Scouting for Food, the largest one-day food drive held by the Boy Scouts of America (BSA), was first started in 1985 here in the St. Louis area. Since then, BSA’s Greater St. Louis Area Council reports that more than 43 million food items have been collected over the years to help feed the poor and hungry in the area.
The food collected on Saturday is expected to feed local people for four months, according to BSA.
“I didn’t know that some people can’t afford to buy food,” said Hazelwood scout Noah Atkinson. “I feel sorry for them, but it makes me feel good to know that we got to help them today.”
The cub scouts distributed collection bags door-to-door on Nov. 12, and returned to pick them up a week later on Saturday. Residents were asked to fill the bags with canned and non-perishable items, and Hazelwood residents responded.
Cub Scouts and their parents, led by Cubmaster Micheal Shea and den leaders Becky Lunte, Henry Coffman and Teressa Grindel, gathered at Garrett Elementary on Saturday morning to pick up the donations. The parking lot was filled with trucks pulling trailers, mini-vans and cars ready to be filled with bags of food.
Shea split the group into teams of parents and scouts. Routes for pickup were assigned, and the teams got to work.
“If you don’t see a bag on the door, you can knock and politely ask if they plan to donate,” Shea told the scouts. “Sometimes people want to donate but forget to put their bags out.”
Many Hazelwood residents had left donations out for the boys, and several others came out and handed the scouts their bags in person. The scouts were pleased to find that many families who donated overfilled the bags and some even donated additional bags of food to the cause.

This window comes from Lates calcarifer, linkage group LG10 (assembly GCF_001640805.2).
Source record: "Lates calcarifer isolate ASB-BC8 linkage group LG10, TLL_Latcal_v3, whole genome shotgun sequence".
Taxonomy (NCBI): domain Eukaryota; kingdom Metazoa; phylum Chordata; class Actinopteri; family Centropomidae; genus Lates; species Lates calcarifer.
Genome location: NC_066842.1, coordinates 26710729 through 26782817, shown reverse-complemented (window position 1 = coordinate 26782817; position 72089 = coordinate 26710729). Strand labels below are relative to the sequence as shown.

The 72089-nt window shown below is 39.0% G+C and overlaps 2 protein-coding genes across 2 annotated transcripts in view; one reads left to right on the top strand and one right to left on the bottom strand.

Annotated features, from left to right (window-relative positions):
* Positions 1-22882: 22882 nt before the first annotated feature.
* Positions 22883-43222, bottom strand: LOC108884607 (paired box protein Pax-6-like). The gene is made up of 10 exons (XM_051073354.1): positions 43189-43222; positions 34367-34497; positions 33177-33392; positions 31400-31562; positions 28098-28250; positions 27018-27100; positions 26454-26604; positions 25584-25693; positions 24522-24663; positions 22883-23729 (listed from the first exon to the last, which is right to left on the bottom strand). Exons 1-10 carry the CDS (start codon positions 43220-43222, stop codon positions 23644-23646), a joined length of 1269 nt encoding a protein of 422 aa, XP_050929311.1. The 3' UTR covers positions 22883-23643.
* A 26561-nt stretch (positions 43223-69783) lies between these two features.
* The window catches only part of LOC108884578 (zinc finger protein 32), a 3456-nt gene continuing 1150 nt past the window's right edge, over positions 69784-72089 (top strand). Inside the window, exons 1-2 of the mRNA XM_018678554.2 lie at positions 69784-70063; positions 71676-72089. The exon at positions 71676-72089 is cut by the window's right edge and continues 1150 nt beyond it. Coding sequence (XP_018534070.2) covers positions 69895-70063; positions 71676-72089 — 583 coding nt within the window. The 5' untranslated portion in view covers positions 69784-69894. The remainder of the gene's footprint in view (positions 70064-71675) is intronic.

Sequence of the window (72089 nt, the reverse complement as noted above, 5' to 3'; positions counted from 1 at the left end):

After nearly two hours, the teams returned to Garrett’s parking lot carrying hundreds of bags of food.
“We did very well,” Shea said. “Out of the 900 houses we dropped bags at, we probably filled 200 boxes of food with the donations.”
Shea said that between all of the St. Louis area scout groups that collected on Saturday, the food donations should fill food pantries for as long as six months.
“The boys did wonderful this year,” he said. “We had about 18 boys and their parents helping out.”
The event took a little more than three hours total, he said.
The goal was to help BSA collect more than 2 million cans—and by day’s end, scouts from across the St. Louis area had collected about 2.4 million pounds of food in 50 tractor trailers rounded up at 46 area fire stations.
Hazelwood scouts from Pack 736 delivered their items to Hazelwood Fire Department’s Station #1, located at 6100 N. Lindbergh.
“We stuck around the firehouse afterward and helped them box up the food for the pantries,” Shea said.
The food will be donated to the St. Louis Area Foodbank and is expected to help support 500 area food pantries throughout the holiday season.
The St. Louis Area Foodbank reports that there are more than 85,000 people living in poverty in St. Louis County. And, according to the 2011 State of Homelessness in Missouri Report, the number of homeless people in Missouri increased by 12 percent between 2009 and 2010.